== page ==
With its origins dating from the beginning of civilization, the art of debate has been inextricably intertwined with the concept of open society. In ancient Athens, citizens gathered in forums to discuss and debate the most pressing philosophical and political issues of the day before casting their votes. Indeed, it may be said that true democracy cannot exist without debate. For democracy to function as it should, the values that debate encourages, namely reason, tolerance and the careful weighing of evidence, must be valued and cultivated. Perhaps this is what French philosopher Joseph Joubert meant when he said: “It is better to debate a question without settling it, than to settle a question without debating it.” This sense of a shared journey toward the truth brings debaters closer together, even when they represent opposing sides of an issue. In so doing, debate fosters the essential democratic values of free and open discussion.
At Roscommon Community College, we believe that the process of debate offers profound and lasting benefits for our students and for the community. With its emphasis on critical thinking, effective communication, independent research and teamwork, debate teaches skills that serve individuals well not only in school, but also in the workplace and as citizens of democratic societies. Once students have learned how to debate, they are better able to critically examine the pronouncements of their political representatives and to make informed judgments about crucial issues.
With this in mind, two of the English teachers at Roscommon Community College, Ms. Siobhan Cullen and Ms. Siobhan Tully, have established the Roscommon Community College Debating Society. A weekly lunchtime debate is held where a wide range of local and global topics are discussed, with the principal aim being to foster a greater understanding of contemporary issues, whilst encouraging a free and lively exchange of ideas. All interested students are invited to participate, or just to observe if they wish, and students enjoy coming together to debate the topical concerns of the day. Sometimes the debate is just for fun, however students are also engaging on a more competitive basis as they prepare to go to competition, with students currently competing at local, regional and national levels. Debate motions are frequently proposed by the students themselves, thereby making sure that the participants are at the center of the decision-making process, keeping motions relevant and of interest to the very students who will be debating on the issues at hand.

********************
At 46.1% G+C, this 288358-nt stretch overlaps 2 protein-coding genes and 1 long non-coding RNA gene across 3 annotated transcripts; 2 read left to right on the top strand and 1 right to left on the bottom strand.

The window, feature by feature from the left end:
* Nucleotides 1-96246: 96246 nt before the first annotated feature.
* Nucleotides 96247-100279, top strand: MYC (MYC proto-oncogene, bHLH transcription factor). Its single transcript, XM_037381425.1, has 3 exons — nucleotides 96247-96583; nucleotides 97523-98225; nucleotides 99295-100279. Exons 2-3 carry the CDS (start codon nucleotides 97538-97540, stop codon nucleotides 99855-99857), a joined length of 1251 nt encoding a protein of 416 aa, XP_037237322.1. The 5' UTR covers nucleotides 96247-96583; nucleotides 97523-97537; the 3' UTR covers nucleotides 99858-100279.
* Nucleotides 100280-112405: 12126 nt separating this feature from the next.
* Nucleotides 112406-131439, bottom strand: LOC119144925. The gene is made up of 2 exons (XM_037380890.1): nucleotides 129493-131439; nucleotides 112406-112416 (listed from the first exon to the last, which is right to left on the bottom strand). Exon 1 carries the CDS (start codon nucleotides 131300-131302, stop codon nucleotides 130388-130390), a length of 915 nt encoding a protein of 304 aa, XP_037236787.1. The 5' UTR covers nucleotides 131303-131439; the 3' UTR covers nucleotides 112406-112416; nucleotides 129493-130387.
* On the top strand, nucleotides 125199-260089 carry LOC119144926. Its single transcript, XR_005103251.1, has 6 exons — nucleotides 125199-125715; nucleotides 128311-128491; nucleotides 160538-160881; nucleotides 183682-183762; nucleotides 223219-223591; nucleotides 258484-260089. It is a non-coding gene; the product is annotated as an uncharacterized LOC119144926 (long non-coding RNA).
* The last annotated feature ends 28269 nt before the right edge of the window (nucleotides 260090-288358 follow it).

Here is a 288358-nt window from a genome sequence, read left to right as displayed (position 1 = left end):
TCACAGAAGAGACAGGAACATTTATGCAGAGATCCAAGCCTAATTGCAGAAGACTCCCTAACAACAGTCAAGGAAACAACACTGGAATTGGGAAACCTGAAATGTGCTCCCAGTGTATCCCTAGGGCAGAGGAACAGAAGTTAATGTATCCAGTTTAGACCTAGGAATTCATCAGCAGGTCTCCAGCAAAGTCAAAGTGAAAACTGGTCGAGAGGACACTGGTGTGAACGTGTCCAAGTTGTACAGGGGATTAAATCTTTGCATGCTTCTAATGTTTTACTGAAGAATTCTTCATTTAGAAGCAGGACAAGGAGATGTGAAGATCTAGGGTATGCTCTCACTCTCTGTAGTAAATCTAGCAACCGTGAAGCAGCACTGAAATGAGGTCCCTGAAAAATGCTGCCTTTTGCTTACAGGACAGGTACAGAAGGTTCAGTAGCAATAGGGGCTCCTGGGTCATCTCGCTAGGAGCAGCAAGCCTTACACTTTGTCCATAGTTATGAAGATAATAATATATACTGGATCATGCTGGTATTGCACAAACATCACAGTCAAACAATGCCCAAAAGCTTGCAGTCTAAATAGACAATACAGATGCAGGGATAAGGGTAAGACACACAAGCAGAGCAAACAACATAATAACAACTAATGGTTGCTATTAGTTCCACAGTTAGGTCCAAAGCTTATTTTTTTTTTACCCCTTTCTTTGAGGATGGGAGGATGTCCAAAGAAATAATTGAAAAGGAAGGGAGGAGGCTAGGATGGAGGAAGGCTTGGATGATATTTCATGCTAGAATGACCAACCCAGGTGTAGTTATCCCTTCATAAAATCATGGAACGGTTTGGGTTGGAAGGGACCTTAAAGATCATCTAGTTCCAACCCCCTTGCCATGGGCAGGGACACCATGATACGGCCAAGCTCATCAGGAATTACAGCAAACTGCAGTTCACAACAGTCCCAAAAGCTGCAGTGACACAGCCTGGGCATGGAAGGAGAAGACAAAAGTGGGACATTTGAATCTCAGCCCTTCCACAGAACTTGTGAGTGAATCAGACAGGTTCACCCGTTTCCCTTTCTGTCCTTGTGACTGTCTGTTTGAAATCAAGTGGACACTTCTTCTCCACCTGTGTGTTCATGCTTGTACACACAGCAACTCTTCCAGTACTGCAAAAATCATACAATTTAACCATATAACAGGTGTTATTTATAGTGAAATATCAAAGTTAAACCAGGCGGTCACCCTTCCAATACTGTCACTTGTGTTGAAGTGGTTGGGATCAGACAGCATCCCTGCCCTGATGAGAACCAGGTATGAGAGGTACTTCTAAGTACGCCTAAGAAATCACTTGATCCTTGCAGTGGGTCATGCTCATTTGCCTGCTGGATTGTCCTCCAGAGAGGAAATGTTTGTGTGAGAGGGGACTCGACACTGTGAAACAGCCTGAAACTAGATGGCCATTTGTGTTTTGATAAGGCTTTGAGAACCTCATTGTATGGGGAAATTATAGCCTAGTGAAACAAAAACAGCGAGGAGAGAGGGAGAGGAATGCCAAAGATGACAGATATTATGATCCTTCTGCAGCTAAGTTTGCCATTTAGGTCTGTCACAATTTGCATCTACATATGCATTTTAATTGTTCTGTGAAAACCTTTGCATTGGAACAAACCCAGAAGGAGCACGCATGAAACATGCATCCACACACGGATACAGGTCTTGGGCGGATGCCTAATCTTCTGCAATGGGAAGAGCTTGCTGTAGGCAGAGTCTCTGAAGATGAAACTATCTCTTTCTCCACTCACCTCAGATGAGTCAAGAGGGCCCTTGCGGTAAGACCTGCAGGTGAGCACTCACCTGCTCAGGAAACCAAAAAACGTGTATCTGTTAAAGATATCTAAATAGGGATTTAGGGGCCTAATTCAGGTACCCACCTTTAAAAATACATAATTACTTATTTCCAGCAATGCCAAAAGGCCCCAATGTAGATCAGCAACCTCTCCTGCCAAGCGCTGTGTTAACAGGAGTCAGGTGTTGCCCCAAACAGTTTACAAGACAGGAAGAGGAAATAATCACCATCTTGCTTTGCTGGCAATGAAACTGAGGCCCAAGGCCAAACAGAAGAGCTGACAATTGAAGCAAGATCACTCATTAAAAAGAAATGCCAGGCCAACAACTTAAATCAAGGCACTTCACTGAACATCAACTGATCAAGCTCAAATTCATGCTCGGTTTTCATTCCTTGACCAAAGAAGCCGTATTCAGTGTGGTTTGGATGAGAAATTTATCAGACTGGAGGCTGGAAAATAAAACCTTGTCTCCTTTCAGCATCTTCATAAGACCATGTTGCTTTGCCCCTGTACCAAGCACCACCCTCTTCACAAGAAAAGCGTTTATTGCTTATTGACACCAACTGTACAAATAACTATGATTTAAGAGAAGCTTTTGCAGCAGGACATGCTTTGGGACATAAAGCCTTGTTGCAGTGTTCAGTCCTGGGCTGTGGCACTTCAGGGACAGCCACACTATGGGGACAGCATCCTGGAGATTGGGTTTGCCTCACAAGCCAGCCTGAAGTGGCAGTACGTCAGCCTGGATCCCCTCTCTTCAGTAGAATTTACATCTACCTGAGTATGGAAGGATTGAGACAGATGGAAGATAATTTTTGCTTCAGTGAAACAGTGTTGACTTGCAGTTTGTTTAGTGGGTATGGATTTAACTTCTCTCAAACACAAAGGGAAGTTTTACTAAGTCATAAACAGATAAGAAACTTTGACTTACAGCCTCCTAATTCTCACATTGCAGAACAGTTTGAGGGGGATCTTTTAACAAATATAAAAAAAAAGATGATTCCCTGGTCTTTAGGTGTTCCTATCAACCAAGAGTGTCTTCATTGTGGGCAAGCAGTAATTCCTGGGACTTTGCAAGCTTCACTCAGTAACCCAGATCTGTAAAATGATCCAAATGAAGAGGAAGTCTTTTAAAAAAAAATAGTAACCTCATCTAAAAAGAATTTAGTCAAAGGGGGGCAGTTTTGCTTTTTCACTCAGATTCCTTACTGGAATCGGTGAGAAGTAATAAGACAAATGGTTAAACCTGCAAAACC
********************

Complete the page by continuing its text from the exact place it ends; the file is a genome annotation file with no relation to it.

In a recent exciting departure for our school, Roscommon Community College was delighted to host the inaugural round of our very own “War of Words” debating competition which saw our home debating team take on our fellow GRETB school Elphin Community College. Roscommon Community College was ably represented by Michael Lough (Captain, 3rd Yr.), Macie Collins, Dean Cribbon and Luke Keane (All 3rd Yr.), while Gilbert Muldowney (Captain), Laura Muldowney, Hannah Macken and Conor Dorr gave an illustrious performance on behalf of the Transition Year students from Elphin. Proposing the motion “That Selfies are the Ultimate Form of Vanity”, the Roscommon Community College team gave a spirited performance on the day, highlighting throughout the course of their arguments the importance of effective communication skills, as well as critical and logical thinking. On the day, however, Elphin gave an exceptionally strong performance and the visiting team was victorious. RCC greatly anticipates however another chance to face Elphin, when we make the return trip to our sister school in November for the next leg of the “War of Words” challenge.
Sincere gratitude is extended to our adjudicators on the day Mr. John Flynn and Mr. Paul Casserly, without whom the event would not have been possible. Both adjudicators gave the utmost consideration to their duties, giving wonderful support and very constructive feedback to all participants. Thanks also to RCC student Sean Egan who contributed greatly to the proceedings in his dual role as both Chairperson and Timekeeper, keeping the large audience of RCC and Elphin supporters captivated at all times. Everybody concerned thoroughly enjoyed the good-humored repartee and banter, with all students in agreement that debating is certainly an exciting activity, guaranteeing not only great fun, but also a sustained rush of adrenaline!
“Honest disagreement is often a good sign of progress."